Noteworthy, for two big reasons: First, as we touched upon yesterday, Rush seems to be inching away from the Trump boosterism I lamented a few months ago. For what it's worth, fellow radio giant Mark Levin tossed Trump (back) overboard after he started attacking Ted Cruz from the left weeks ago, and now Limbaugh is hitting Trump in a similar fashion -- arguing that Trump lost Iowa because he sounded "like a liberal Democrat" in attacking Cruz. He's right. The celebrity billionaire mimicked his "former" party's tactics and ideology by demagoguing Cruz's conservative positions on issues like ethanol subsidies and healthcare. It's worth noting that this isn't the first time Trump has done so this cycle, either; he also repeatedly bashed Scott Walker's sterling conservative record with debunked Democratic talking points. Second, and more importantly, this pro-Rubio testimonial from the most recognizable conservative media voice in America could very well prove more useful to Rubio than any of the formal endorsements the various campaigns have rolled out in recent days. Listen, then read on for some analysis:
"I don't like this idea that Marco Rubio is all of a sudden being labeled as an establishment candidate. I know that Rubio's got the baggage of that 'gang of eight' bill...I understand that. But I'm here to -- Marco Rubio is no moderate Republican centrist...I'm just telling you, I don't see Marco Rubio as anything other than a legitimate, full-throated conservative. Nobody's pure and nobody is ever free of making mistakes. I know Senator Rubio...I don't like his idea that we're all of a sudden going to make Rubio the establishment bad guy, as though Rubio is no different from the McCains, and the Bob Doles, and the Romneys, and the others that have come along and been nominated by the establishment. He just isn't."
Rush also spoke glowingly of Ted Cruz, so this wasn't a formal endorsement by any means. But it was a bestowal of a credibility-fortifying blessing, falling like manna from heaven for the Rubio campaign ahead of what is going to be a bruising few weeks. Now that Rubio's momentum vaulted him to a surprisingly strong finish in Iowa, driven by late deciders and voters who value electability, his campaign is explicitly framing the GOP nominating contest as a three-man race. The other two candidates in that equation obviously view Rubio as the competition, whereas everyone who's excluded from that club is eager to disrupt that narrative from taking root, which would pose an existential threat to their candidacies. For those reasons, I made this point on Fox last night:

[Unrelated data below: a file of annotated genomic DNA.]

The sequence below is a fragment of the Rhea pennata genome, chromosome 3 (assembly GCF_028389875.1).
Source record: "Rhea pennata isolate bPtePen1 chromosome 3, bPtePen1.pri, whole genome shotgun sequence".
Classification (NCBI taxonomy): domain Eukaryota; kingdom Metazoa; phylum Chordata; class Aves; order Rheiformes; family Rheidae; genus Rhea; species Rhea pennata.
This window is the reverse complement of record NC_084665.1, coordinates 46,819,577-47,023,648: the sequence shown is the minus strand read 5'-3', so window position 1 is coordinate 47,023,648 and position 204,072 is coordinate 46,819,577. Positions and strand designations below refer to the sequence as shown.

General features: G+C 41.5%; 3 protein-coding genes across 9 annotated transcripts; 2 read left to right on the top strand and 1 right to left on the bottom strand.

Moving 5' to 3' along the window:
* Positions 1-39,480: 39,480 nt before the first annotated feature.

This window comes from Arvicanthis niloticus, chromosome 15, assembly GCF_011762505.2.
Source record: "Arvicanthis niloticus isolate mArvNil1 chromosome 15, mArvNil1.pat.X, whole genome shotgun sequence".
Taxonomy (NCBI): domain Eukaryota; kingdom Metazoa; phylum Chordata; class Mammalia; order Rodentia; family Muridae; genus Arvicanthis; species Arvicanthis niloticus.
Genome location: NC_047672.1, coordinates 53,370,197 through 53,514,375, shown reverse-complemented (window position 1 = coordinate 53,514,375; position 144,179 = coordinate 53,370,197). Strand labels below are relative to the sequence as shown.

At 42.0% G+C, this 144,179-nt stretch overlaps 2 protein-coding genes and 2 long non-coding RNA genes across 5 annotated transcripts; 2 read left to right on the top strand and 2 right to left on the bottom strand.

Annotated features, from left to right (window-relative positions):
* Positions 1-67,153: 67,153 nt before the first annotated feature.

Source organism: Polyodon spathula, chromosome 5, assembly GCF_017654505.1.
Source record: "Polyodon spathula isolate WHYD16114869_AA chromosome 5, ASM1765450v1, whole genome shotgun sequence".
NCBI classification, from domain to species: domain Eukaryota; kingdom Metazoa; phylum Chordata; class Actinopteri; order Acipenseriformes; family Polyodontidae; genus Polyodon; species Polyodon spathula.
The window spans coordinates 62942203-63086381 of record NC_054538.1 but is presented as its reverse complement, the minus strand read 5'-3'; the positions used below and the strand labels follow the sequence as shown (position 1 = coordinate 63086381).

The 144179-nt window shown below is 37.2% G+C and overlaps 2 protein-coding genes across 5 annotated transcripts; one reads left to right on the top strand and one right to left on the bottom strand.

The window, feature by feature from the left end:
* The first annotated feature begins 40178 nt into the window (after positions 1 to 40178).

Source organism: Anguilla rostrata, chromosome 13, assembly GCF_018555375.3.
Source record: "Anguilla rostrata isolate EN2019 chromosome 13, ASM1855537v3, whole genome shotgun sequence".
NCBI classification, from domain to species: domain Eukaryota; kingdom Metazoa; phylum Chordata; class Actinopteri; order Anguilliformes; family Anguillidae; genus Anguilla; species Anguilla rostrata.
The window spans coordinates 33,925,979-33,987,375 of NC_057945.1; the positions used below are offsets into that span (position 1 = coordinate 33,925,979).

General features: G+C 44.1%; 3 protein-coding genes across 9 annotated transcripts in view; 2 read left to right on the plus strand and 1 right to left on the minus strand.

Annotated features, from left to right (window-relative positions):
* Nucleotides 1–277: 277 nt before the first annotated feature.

The incoming fire is going to be hot and ;heavy at Saturday's ABC News debate, potentially complicating Rubio's efforts to position himself as the candidate best situated to unite the party. Several, if not all, of the contenders in the "establishment lane" realize they may not survive another show of force from the Florida Senator, so their long knives will be out and sharpened. On the other end of the spectrum, Ted Cruz will continue to cast Rubio as weak, compromised, and part of the establishment's "Washington cartel." Yesterday afternoon's monologue from Limbaugh hands Rubio a powerful shield against that line of attack. Don't be surprised to see Rush's assessment paraphrased by its benefactor during the debate, or featured in television and radio ads in places like South Carolina. I'll leave you with Mark Levin blasting the media's breathless coverage of Rubio's third-place finish, as impressive and robust as it was, at the expense of discussing Monday night's actual victor. Rubio over-performed his polls and exceeded expectations in a big way. But Cruz over-performed the polls, beat the ethanol lobby, overcame birther smears and, you know, won. As a bonus, here's Levin lighting up Donald Trump's pro-government-healthcare answer on ABC News' This Week last weekend -- which echoed a previous response on 60 Minutes and aligns rather closely with Trump's recent praise of single-payer healthcare: